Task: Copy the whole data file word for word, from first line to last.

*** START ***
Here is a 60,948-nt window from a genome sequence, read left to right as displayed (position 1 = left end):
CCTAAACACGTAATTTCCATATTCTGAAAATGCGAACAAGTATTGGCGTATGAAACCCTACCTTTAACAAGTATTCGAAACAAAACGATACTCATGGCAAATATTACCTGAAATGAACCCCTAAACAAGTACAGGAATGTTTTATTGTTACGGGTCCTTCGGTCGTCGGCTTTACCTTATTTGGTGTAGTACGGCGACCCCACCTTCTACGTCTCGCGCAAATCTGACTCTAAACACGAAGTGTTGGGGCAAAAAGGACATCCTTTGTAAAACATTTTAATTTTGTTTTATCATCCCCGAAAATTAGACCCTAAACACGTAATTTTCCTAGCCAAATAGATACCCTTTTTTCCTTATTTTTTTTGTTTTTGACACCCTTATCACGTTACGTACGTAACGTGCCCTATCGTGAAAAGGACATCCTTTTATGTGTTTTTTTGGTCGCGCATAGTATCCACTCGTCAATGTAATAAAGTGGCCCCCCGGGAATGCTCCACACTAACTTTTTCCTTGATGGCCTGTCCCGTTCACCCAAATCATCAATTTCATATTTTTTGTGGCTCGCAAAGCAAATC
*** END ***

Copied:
Here is a 60,948-nt window from a genome sequence, read left to right as displayed (position 1 = left end):
CCTAAACACGTAATTTCCATATTCTGAAAATGCGAACAAGTATTGGCGTATGAAACCCTACCTTTAACAAGTATTCGAAACAAAACGATACTCATGGCAAATATTACCTGAAATGAACCCCTAAACAAGTACAGGAATGTTTTATTGTTACGGGTCCTTCGGTCGTCGGCTTTACCTTATTTGGTGTAGTACGGCGACCCCACCTTCTACGTCTCGCGCAAATCTGACTCTAAACACGAAGTGTTGGGGCAAAAAGGACATCCTTTGTAAAACATTTTAATTTTGTTTTATCATCCCCGAAAATTAGACCCTAAACACGTAATTTTCCTAGCCAAATAGATACCCTTTTTTCCTTATTTTTTTTGTTTTTGACACCCTTATCACGTTACGTACGTAACGTGCCCTATCGTGAAAAGGACATCCTTTTATGTGTTTTTTTGGTCGCGCATAGTATCCACTCGTCAATGTAATAAAGTGGCCCCCCGGGAATGCTCCACACTAACTTTTTCCTTGATGGCCTGTCCCGTTCACCCAAATCATCAATTTCATATTTTTTGTGGCTCGCAAAGCAAATC